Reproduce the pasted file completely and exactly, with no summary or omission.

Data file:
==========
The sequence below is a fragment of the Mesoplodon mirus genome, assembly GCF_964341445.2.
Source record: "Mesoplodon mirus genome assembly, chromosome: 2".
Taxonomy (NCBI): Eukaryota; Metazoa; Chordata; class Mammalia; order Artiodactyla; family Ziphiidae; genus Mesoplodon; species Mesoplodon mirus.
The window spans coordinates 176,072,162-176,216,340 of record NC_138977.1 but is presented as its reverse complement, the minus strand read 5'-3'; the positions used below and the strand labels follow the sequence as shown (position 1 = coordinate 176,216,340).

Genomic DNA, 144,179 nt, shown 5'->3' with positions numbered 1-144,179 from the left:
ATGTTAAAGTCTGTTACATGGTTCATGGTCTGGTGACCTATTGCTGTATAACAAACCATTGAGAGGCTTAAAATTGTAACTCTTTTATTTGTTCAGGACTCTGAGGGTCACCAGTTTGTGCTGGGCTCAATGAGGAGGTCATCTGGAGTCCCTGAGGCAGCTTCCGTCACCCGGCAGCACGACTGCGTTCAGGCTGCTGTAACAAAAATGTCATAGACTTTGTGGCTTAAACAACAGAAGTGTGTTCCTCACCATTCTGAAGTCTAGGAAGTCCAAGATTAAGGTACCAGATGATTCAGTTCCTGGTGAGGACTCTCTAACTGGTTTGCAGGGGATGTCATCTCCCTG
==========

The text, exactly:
The sequence below is a fragment of the Mesoplodon mirus genome, assembly GCF_964341445.2.
Source record: "Mesoplodon mirus genome assembly, chromosome: 2".
Taxonomy (NCBI): Eukaryota; Metazoa; Chordata; class Mammalia; order Artiodactyla; family Ziphiidae; genus Mesoplodon; species Mesoplodon mirus.
The window spans coordinates 176,072,162-176,216,340 of record NC_138977.1 but is presented as its reverse complement, the minus strand read 5'-3'; the positions used below and the strand labels follow the sequence as shown (position 1 = coordinate 176,216,340).

Genomic DNA, 144,179 nt, shown 5'->3' with positions numbered 1-144,179 from the left:
ATGTTAAAGTCTGTTACATGGTTCATGGTCTGGTGACCTATTGCTGTATAACAAACCATTGAGAGGCTTAAAATTGTAACTCTTTTATTTGTTCAGGACTCTGAGGGTCACCAGTTTGTGCTGGGCTCAATGAGGAGGTCATCTGGAGTCCCTGAGGCAGCTTCCGTCACCCGGCAGCACGACTGCGTTCAGGCTGCTGTAACAAAAATGTCATAGACTTTGTGGCTTAAACAACAGAAGTGTGTTCCTCACCATTCTGAAGTCTAGGAAGTCCAAGATTAAGGTACCAGATGATTCAGTTCCTGGTGAGGACTCTCTAACTGGTTTGCAGGGGATGTCATCTCCCTG